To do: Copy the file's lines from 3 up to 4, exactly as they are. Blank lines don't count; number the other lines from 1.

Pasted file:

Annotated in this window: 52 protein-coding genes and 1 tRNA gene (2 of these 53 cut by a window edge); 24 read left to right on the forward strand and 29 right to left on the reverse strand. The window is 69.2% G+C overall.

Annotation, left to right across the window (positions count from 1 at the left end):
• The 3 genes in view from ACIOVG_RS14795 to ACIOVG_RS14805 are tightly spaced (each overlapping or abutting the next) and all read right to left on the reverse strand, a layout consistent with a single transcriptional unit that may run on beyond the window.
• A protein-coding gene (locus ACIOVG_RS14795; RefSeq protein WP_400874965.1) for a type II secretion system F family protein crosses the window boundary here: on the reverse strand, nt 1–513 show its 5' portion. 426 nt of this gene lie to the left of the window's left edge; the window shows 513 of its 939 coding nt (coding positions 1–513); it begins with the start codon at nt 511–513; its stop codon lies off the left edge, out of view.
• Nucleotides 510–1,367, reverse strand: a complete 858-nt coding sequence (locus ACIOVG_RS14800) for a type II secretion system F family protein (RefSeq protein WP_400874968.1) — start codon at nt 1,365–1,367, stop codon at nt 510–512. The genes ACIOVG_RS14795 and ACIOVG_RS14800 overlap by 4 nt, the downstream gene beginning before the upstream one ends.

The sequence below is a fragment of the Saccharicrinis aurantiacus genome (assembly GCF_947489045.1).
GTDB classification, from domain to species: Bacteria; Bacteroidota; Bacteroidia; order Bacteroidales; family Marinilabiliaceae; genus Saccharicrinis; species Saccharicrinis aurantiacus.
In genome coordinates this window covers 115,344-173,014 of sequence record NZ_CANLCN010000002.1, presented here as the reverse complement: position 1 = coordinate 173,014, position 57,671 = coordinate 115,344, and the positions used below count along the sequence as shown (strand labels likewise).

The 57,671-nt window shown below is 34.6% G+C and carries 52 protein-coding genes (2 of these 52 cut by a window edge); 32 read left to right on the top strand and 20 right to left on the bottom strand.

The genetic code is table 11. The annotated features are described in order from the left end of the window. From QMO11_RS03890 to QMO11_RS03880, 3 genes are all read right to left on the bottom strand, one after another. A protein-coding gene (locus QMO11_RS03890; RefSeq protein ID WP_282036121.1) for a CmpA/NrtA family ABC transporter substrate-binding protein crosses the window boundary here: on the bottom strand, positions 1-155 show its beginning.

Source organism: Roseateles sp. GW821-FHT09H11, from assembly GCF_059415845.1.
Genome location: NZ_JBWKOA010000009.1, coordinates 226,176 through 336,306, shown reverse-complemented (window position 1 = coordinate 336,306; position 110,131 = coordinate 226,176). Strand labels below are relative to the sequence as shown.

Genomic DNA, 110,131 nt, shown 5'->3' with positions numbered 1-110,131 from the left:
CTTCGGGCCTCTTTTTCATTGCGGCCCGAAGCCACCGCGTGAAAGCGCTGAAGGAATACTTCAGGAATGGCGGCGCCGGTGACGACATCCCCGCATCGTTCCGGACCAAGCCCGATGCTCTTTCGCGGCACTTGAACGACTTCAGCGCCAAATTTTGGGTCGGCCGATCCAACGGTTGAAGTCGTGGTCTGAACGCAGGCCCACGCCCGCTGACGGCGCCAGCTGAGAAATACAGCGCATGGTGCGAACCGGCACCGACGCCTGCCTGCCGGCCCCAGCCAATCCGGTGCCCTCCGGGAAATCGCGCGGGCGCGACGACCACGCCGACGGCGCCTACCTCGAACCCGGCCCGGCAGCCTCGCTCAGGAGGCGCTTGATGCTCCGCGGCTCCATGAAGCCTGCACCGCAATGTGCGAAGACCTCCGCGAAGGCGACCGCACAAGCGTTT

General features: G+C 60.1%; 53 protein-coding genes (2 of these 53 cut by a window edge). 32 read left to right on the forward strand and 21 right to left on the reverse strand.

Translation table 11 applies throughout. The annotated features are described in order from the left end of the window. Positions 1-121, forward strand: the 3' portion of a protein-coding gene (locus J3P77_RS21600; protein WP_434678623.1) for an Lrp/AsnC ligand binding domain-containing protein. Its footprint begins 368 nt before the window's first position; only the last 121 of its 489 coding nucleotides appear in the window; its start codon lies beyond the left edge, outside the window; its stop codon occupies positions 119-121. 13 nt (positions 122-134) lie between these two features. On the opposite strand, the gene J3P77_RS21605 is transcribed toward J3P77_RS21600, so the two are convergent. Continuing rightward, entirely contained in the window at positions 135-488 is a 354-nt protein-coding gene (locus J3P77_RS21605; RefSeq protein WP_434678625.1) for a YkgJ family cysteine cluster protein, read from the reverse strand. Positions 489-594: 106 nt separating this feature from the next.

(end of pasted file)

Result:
• The 3 genes in view from ACIOVG_RS14795 to ACIOVG_RS14805 are tightly spaced (each overlapping or abutting the next) and all read right to left on the reverse strand, a layout consistent with a single transcriptional unit that may run on beyond the window.
• A protein-coding gene (locus ACIOVG_RS14795; RefSeq protein WP_400874965.1) for a type II secretion system F family protein crosses the window boundary here: on the reverse strand, nt 1–513 show its 5' portion. 426 nt of this gene lie to the left of the window's left edge; the window shows 513 of its 939 coding nt (coding positions 1–513); it begins with the start codon at nt 511–513; its stop codon lies off the left edge, out of view.